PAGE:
10:45 AM  
Blogger crystal said...

Hi Cura,

I buy all my books through Amazon now, since I can't drive anymore. I miss browsing through old bookstores sometimes.

11:16 AM  
Blogger Cura Animarum said...

I've purchased a number of them that way too in the past little while. I especially love the used suggestions they often come up with. I've been able to replace some older series with hardcovers costing 4 bucks or less sometimes which is really! Nothing quite like getting a great book AND a great deal at the same time. ;-)

1:22 PM  
Blogger cowboyangel said...


Was Morris' book fairly easy to get through? I've always wanted to read it. He was definitely an interesting fellow.

I have to admit that I'm also a Harry Potter fan. We just went to see the new movie on Saturday. Enjoyed it very much. And, of course, the last book is coming out this coming Saturday. I almost don't want to read it, because I know some of my favorites are going to die off.

I've mentioned Charles Williams to you before and plug him again. Also, have you read Madeline L'Engle's Wrinkle in Time trilogy? As a fantasy/sci-fi fan, I think you'd like it. It's interesting how she interrelates Christian themes throughout the series. Definitely one of the classics.

4:51 PM  
Blogger crystal said...


I haven't read any of Charles Williams or Madeline L'Engle - I'll have to give them a try. It was so long ago that I read The Well at the World's End that I don't remember it that well, but it did make a good impression.

I was just thnking today how little I read now. I used to read all the time but now it's really a chore ... the words are so hard to see even when they're large print and I use a magnifying glass that it takes forever and it's tiring. When I found out I had the eye disease, my first thought was how could I go without reading. But thankfully now I can read stuff on the computer.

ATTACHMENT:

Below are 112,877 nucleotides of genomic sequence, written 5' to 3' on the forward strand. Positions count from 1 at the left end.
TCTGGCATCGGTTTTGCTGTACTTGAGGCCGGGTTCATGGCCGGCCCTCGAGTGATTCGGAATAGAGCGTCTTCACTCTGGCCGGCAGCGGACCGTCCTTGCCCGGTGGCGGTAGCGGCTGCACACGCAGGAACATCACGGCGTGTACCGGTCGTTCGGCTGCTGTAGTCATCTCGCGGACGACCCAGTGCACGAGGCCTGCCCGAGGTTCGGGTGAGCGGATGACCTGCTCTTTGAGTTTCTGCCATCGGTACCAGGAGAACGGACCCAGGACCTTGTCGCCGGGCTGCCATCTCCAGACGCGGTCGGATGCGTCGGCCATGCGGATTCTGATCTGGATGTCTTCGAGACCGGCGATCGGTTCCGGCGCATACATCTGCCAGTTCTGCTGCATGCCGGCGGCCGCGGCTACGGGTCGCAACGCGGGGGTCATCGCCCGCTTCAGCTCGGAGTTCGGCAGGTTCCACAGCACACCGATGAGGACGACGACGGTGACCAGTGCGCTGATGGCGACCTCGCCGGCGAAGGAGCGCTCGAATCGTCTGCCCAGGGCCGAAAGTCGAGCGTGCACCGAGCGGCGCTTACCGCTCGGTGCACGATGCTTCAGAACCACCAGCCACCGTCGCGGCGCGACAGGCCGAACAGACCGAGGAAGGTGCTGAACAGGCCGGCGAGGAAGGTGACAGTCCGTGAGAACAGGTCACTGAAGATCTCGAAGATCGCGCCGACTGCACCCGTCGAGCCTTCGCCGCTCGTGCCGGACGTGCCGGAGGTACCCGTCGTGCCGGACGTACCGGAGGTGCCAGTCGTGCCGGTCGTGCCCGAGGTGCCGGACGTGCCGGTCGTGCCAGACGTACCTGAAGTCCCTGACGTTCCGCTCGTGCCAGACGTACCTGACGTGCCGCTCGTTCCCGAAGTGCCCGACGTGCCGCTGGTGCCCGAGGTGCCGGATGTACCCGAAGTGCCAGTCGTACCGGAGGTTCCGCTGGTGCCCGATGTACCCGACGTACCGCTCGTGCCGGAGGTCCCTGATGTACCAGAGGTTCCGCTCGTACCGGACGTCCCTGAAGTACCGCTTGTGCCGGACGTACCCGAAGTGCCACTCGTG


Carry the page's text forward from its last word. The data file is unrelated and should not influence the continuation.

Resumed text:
11:52 PM  
Blogger Sandalstraps said...

As I mentioned in my blog post (to which Crystal linked - thank you Crystal!) Madeleine L'Engle's Wrinkle in Time books are the only works of fantasy or children's literature that I've ever seen in the bibliography of a theology text (Walter Wink's The Powers That Be, his summary of his Powers books for laity), which in my world is about the biggest recommendation (aside from the fact that they're simply wonderful, enchanting stories) a set of books can get.

5:51 AM  
Blogger cowboyangel said...

Do you ever listen to audio books? I have some friends who swear by it. One woman has done pretty much the entire Harry Potter series on CD. I've been curious, because some readers look like great choices for the material.

I see Sacramento Public Library has chapter one of A Wrinkle in Time, read by Madeline L'Engle herself. She talks about getting the book published, too. Kind of cool. Most public libraries have a ton of stuff you can download right from home. You might check into it.

6:33 AM  
Blogger crystal said...


thanks for stopping by. That is in a way a recommendation for Walter Wink too :-). I'll definitely look for A Wrinkle in Tme.

11:40 AM  
Blogger crystal said...


I should give audio books another try. The first and only time I tried one was a lady (can't remember who) reading Rosemary's Baby (on a tape) ... it was so distracting to listen to her odd voice that I couldn't pay attention to the story :-). Do they come on CDs? The library has them?

11:43 AM